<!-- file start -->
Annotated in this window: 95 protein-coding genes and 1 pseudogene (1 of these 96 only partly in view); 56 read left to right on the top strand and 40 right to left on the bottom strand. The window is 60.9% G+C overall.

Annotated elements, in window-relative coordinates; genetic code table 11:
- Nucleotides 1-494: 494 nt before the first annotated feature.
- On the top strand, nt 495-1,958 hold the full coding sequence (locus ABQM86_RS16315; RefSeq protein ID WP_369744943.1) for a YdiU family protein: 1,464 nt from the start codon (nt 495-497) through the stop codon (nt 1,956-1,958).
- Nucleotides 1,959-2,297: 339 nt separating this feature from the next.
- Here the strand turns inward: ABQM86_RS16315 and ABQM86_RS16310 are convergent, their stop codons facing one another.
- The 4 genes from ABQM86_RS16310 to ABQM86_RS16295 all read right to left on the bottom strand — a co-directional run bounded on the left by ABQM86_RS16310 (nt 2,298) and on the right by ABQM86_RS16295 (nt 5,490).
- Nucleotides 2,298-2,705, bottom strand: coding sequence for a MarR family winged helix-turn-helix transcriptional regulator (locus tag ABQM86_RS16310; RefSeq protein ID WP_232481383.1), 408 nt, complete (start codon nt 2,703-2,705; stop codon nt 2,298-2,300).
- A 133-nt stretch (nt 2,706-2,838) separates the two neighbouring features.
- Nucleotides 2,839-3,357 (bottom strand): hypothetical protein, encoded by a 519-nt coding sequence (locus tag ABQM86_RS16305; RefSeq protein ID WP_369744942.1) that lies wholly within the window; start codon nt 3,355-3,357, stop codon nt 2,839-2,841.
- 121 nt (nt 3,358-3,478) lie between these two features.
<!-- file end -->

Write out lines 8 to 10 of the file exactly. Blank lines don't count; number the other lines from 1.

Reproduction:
- Nucleotides 2,298-2,705, bottom strand: coding sequence for a MarR family winged helix-turn-helix transcriptional regulator (locus tag ABQM86_RS16310; RefSeq protein ID WP_232481383.1), 408 nt, complete (start codon nt 2,703-2,705; stop codon nt 2,298-2,300).
- A 133-nt stretch (nt 2,706-2,838) separates the two neighbouring features.
- Nucleotides 2,839-3,357 (bottom strand): hypothetical protein, encoded by a 519-nt coding sequence (locus tag ABQM86_RS16305; RefSeq protein ID WP_369744942.1) that lies wholly within the window; start codon nt 3,355-3,357, stop codon nt 2,839-2,841.